A spot of fiction
She runs her hand across the counter to the place where she drops her keys as soon as she comes home. There's a little Pyrex cup, like the ones you might get condiments in at a decent restaurant, where she puts her rings. He doesn't live with her, but he's visiting. He comes over all the time. She seldom likes his place. She says she'll get over it someday. He plays acoustic guitar. But he can't play for her.
She told him all about it, about the other man, the one she swore she wouldn't fall for because he was a musician. She can still listen to acoustic guitar, but not when someone plays for her. That's all he wants to do, because he knows how much she likes folk music. That's what got them talking to begin with, some show. Even then, when he was standing next to her and she was smiling with her eyes closed, he knew she was also thankful at how safe the music was, because it was never going to be about her. Even though she's told him how long it's been since the other man and he keeps forgetting, he knows it's already been too long, that she hasn't let go of it, that something must have really gone wrong in that song, whatever song he made for her.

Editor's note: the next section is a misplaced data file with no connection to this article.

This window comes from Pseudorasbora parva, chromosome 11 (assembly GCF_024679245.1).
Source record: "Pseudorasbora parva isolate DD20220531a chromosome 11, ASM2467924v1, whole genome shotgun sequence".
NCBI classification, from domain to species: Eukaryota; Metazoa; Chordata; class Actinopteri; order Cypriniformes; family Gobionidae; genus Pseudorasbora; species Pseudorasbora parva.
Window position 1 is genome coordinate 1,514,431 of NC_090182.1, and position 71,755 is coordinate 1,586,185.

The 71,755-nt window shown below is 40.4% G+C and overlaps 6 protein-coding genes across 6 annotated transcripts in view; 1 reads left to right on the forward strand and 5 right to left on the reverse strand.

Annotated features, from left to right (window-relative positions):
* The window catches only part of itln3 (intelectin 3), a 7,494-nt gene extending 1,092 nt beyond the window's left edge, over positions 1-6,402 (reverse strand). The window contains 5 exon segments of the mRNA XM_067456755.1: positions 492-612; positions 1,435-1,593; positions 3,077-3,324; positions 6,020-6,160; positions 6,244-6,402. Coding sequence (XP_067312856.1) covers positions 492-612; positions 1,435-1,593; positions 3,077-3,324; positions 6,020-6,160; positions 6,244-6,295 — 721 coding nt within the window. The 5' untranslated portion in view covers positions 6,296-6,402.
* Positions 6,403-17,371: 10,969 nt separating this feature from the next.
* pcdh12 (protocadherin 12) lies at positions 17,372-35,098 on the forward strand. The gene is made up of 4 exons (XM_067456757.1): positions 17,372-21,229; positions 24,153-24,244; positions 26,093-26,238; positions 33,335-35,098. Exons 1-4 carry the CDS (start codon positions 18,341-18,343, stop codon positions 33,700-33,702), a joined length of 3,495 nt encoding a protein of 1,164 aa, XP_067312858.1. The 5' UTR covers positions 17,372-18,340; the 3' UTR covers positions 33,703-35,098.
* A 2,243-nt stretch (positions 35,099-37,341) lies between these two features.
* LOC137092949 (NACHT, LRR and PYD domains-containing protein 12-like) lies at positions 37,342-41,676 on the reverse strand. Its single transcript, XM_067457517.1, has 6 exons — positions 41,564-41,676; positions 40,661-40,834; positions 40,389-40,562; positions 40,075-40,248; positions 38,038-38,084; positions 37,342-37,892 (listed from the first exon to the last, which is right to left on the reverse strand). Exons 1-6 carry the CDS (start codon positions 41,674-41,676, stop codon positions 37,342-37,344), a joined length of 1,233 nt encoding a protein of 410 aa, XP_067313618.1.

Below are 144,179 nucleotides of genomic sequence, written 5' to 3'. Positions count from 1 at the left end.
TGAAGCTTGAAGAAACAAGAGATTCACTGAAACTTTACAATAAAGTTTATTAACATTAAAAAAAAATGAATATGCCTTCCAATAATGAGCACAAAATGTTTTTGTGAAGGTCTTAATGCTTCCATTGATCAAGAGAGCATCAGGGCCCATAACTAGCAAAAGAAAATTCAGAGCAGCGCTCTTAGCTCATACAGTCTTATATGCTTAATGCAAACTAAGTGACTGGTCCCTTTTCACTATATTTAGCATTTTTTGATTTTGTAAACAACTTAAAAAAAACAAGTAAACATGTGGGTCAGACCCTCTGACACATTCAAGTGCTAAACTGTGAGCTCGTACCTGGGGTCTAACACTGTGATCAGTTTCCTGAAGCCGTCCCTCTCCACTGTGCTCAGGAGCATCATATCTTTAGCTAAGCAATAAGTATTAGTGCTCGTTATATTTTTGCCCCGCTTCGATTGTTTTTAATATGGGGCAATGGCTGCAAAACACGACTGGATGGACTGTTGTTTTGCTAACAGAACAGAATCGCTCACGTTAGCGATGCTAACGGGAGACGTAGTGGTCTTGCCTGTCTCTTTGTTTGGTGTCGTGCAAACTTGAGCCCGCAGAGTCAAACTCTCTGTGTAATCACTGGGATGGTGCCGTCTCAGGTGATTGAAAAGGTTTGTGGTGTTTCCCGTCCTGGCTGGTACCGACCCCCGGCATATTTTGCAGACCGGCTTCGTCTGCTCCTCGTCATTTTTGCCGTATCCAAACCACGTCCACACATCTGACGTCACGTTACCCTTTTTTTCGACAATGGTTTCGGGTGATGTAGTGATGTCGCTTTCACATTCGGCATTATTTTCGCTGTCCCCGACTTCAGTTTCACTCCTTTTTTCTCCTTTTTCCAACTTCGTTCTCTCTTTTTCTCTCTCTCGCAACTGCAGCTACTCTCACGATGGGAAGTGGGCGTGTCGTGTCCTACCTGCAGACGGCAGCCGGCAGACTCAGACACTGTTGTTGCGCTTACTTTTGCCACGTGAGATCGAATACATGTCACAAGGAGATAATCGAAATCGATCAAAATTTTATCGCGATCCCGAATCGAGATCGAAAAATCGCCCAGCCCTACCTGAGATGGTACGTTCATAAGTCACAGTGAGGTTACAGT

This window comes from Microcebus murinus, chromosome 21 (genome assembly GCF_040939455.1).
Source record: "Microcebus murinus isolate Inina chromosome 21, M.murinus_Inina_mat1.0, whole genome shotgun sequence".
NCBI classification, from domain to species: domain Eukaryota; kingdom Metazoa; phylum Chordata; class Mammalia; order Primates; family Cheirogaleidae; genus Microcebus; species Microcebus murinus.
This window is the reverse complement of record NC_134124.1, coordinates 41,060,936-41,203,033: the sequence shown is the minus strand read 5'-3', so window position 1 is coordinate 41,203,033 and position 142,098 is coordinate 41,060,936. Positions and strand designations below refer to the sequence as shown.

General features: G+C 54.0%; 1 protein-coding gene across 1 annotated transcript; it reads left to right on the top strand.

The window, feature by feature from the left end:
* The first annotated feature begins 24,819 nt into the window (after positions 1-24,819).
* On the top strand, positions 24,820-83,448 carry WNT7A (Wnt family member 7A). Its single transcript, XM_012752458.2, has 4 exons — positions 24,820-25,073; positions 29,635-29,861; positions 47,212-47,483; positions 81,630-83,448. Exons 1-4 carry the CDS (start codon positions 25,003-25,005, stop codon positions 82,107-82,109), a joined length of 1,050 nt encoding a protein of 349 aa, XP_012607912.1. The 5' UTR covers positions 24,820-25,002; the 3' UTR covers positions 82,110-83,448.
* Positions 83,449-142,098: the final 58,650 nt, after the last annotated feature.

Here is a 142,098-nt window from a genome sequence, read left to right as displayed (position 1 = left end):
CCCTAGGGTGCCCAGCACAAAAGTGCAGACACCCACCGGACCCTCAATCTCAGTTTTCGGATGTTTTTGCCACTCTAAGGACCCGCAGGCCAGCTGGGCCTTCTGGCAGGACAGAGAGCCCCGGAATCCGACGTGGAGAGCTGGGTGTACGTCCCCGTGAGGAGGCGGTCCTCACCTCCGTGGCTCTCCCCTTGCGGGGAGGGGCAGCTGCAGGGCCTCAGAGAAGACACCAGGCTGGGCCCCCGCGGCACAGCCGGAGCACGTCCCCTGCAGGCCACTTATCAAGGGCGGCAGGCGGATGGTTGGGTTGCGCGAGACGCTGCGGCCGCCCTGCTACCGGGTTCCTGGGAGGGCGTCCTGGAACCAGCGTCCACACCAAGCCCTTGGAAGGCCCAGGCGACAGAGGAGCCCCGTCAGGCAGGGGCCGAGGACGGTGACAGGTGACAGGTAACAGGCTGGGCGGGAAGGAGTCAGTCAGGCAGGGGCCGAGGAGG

Tonight they do what she calls "New York at home," some montage of stereotypes she's seen from too many movies made in that city. They eat Chinese food and pore over magazines on her floor, all different kinds: sports, fashion, home decorating, architecture, even a Penthouse Letters that got mixed in when they went out to Tower that afternoon to buy them. They chew and hold the little waxed cardboard boxes under their chins, pointing and laughing at the glossy pictures. Her carpet is creamy white and thick, their bare feet flexing.
Later he will hold her, but she won't know he's holding her like a guitar, since she doesn't play and wouldn't know what it feels like to be a guitar anyway. It's his compromise, so he can show her something without showing her. So her breathing becomes the chords, the lines in her face the strings, the hourglass of her body against him.
This is sometimes how easily we can forgive.